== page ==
Guidelines for Removal of Temporal Bones for Pathological Study
- The temporal bones should be removed as soon as possible.
- If the body is not refrigerated, removal should take place within eight hours.
- If the body is refrigerated and/or embalmed, they should be removed within 48 hours (12-24 hours if possible).
- Before the brain is removed, the seventh and eighth cranial nerve trunks should be purposely cut at the entrance of the internal auditory canal (porus acousticus) to avoid traumatic avulsion from the internal auditory canal.
- The temporal bones should be placed immediately into jars of 10% neutral buffered formalin. If the brain has been removed, it should also be fully submerged in a container with plenty of 10% neutral buffered formalin.
- The specimens should then be refrigerated (if available) in the formalin solution for 7 days. If no refrigeration is available, room temperature will be fine.
- Allow the specimens to soak for about one week before shipping.
- Specimens should be shipped in formalin soaked gauze, bagged and then placed into watertight containers with the tops securely taped. Shipping materials (box, jars, watertight bags, and labels) will be forwarded to you.
- If the specimens are severely damaged during removal, the Registry and its collaborating laboratories exercise the option to not accept them.
Temporal bone specimens should fit the following criteria:
- The entire middle ear and inner ears must be intact.
- Most of the mastoid should be present.
- Some external auditory canal should be present.
- The trunks of the seventh and eighth cranial nerves should be visible at the entrance of the internal auditory canal (indicating that the nerve trunks are intact within the temporal bone)
If you have any questions, please contact the Registry, 24 hours a day at (800) 822-1327.
A. Necessary instruments
- Stryker autopsy motor
- Oscillating saw
- Ferguson bone-holding forceps
- Osteotome and Mallet
- Heavy scissors
- Kelly clamp
- Heavy silk suture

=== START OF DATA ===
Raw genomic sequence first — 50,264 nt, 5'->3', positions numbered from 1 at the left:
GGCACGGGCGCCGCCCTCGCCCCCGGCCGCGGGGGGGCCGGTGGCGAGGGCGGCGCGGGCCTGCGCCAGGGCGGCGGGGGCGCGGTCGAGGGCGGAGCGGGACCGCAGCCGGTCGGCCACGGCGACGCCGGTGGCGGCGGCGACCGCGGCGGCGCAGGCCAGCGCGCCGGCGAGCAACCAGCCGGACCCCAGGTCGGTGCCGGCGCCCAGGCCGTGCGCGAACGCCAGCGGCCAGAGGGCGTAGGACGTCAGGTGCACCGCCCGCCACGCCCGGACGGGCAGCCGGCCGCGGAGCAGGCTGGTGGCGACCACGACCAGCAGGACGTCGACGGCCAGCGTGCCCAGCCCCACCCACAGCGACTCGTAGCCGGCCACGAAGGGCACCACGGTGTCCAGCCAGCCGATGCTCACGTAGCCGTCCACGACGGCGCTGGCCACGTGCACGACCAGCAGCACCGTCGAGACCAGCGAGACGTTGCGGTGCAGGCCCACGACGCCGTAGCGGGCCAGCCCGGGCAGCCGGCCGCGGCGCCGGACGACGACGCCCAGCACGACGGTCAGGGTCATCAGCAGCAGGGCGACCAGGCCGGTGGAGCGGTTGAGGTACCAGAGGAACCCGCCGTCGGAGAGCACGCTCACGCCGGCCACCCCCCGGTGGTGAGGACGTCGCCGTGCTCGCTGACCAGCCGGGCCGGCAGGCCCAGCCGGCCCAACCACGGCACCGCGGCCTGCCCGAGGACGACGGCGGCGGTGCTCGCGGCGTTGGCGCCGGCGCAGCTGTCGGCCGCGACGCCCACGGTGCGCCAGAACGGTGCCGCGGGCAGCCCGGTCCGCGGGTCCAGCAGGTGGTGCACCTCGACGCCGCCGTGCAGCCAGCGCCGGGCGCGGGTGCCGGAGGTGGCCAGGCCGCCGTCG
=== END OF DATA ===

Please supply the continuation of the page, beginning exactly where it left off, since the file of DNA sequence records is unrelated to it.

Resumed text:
B. Removal of the Brain
The brain is elevated from the floor of the skull sufficiently to expose the trunks of cranial nerves VII and VIII. These must be cut at the meatus of the internal auditory canal.
Note: Failure to do this will frequently result in avulsion of these nerves from the canal, which detracts from the value of the specimens.
Removal of Brainstem
If the auditory brain has been donated, the auditory brain stem should also be removed.
Note: If unsure of how to separate the brain stem from the cerebellum, it is better to send the entire brain intact to avoid destroying the cochlear nucleus when removing the cerebellum.
Storage of Brain and Brainstem
Brain tissue should be placed in cold 10% neutral buffered formalin (fully submerge and cover the specimen).
Brain and brainstem removal video
Methods of Temporal Bone Removal
The right and left temporal bones can be removed by either the block or bone plug method. The block method can be done with mallet and osteatome or with the motor-driven oscillating, rocker-type saws, both of which are standard equipment in autopsy rooms.
C. Bone plug method
This method consists of using the bone plug cutter in the oscillating motor driven saw. For the adult body, the proper saw diameter is 1- 1/2 inches.
Plug removal method video
- The saw is centered on the arcuate eminence and is advanced through the skull base perpendicular to the floor of the middle cranial fossa.
- The head should be steadied by an assistant.
- The cutter can be irrigated with water to improve its cutting action.
- A loss of resistance is felt when the cutter has traversed the skull base.
- The bone plug is grasped with bone forceps and gradually extracted by forceful pulling and rotating of the bone plug.
- The carotid artery is identified and grasped with a hemostat, following which the inferior attachments of the specimen are severed with knife, scissors or osteatome. The internal carotid artery is ligated and the external auditory canal is closed by suture or suitable clamp.
D. Block method
Four cuts are made in the bone of the skull base on both the right and left side.
Part 1 - Making the Cuts
Part 2 - Removing blocks
- Cut 1 is made in the lateral part of the floor of the middle cranial fossa and passes through the cartilaginous part of the external auditory canal and lateral aspect of the mastoid bone.
- Cut 2 is made at the petrous apex perpendicular to the pyramid.
- Cut 3 is made parallel to and 2 inches anterior to the petrous ridge.
- Cut 4 is an undercut of the block of tissue outlined by the preceding 3 cuts. It is made in the floor of the posterior cranial fossa parallel and adjacent to the petrous pyramid.
Block removal method video
- The block is engaged with a bone grasping forceps and forcibly retracted.
- The internal carotid artery is identified and grasped with a hemostat, after which an osteatome scissors or knife is used to sever the remaining fibrous and ligamentous attachments.
- Care should be used to avoid crushing the specimen with the bone grasping forceps.
- The internal carotid artery is ligated and the external auditory canal is closed by suture or suitable clamp.